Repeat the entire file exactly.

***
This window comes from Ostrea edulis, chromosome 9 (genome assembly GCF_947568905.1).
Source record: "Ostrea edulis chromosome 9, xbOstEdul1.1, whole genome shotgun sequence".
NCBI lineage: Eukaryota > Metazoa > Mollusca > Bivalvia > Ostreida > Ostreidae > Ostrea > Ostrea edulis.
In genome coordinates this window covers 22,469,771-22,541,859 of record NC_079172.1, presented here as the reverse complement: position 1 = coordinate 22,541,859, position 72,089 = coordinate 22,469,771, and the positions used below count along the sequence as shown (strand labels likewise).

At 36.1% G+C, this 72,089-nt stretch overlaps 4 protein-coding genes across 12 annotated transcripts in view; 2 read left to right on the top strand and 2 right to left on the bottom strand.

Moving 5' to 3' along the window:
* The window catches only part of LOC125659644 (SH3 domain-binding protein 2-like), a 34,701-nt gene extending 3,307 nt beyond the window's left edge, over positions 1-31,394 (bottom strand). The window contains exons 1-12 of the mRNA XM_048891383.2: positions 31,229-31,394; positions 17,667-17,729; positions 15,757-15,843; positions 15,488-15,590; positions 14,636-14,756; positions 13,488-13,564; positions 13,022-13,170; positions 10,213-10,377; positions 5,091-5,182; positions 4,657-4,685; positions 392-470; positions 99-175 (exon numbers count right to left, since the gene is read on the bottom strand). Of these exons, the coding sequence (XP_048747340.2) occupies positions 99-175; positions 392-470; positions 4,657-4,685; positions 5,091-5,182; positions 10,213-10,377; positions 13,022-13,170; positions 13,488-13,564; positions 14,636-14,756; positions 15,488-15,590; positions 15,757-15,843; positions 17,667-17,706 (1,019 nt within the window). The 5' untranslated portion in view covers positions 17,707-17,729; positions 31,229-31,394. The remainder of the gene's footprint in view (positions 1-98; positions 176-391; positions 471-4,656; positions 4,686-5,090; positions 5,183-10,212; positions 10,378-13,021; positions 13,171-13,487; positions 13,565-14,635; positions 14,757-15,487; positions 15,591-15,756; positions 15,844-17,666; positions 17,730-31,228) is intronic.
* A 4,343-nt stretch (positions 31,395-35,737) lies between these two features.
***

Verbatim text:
This window comes from Ostrea edulis, chromosome 9 (genome assembly GCF_947568905.1).
Source record: "Ostrea edulis chromosome 9, xbOstEdul1.1, whole genome shotgun sequence".
NCBI lineage: Eukaryota > Metazoa > Mollusca > Bivalvia > Ostreida > Ostreidae > Ostrea > Ostrea edulis.
In genome coordinates this window covers 22,469,771-22,541,859 of record NC_079172.1, presented here as the reverse complement: position 1 = coordinate 22,541,859, position 72,089 = coordinate 22,469,771, and the positions used below count along the sequence as shown (strand labels likewise).

At 36.1% G+C, this 72,089-nt stretch overlaps 4 protein-coding genes across 12 annotated transcripts in view; 2 read left to right on the top strand and 2 right to left on the bottom strand.

Moving 5' to 3' along the window:
* The window catches only part of LOC125659644 (SH3 domain-binding protein 2-like), a 34,701-nt gene extending 3,307 nt beyond the window's left edge, over positions 1-31,394 (bottom strand). The window contains exons 1-12 of the mRNA XM_048891383.2: positions 31,229-31,394; positions 17,667-17,729; positions 15,757-15,843; positions 15,488-15,590; positions 14,636-14,756; positions 13,488-13,564; positions 13,022-13,170; positions 10,213-10,377; positions 5,091-5,182; positions 4,657-4,685; positions 392-470; positions 99-175 (exon numbers count right to left, since the gene is read on the bottom strand). Of these exons, the coding sequence (XP_048747340.2) occupies positions 99-175; positions 392-470; positions 4,657-4,685; positions 5,091-5,182; positions 10,213-10,377; positions 13,022-13,170; positions 13,488-13,564; positions 14,636-14,756; positions 15,488-15,590; positions 15,757-15,843; positions 17,667-17,706 (1,019 nt within the window). The 5' untranslated portion in view covers positions 17,707-17,729; positions 31,229-31,394. The remainder of the gene's footprint in view (positions 1-98; positions 176-391; positions 471-4,656; positions 4,686-5,090; positions 5,183-10,212; positions 10,378-13,021; positions 13,171-13,487; positions 13,565-14,635; positions 14,757-15,487; positions 15,591-15,756; positions 15,844-17,666; positions 17,730-31,228) is intronic.
* A 4,343-nt stretch (positions 31,395-35,737) lies between these two features.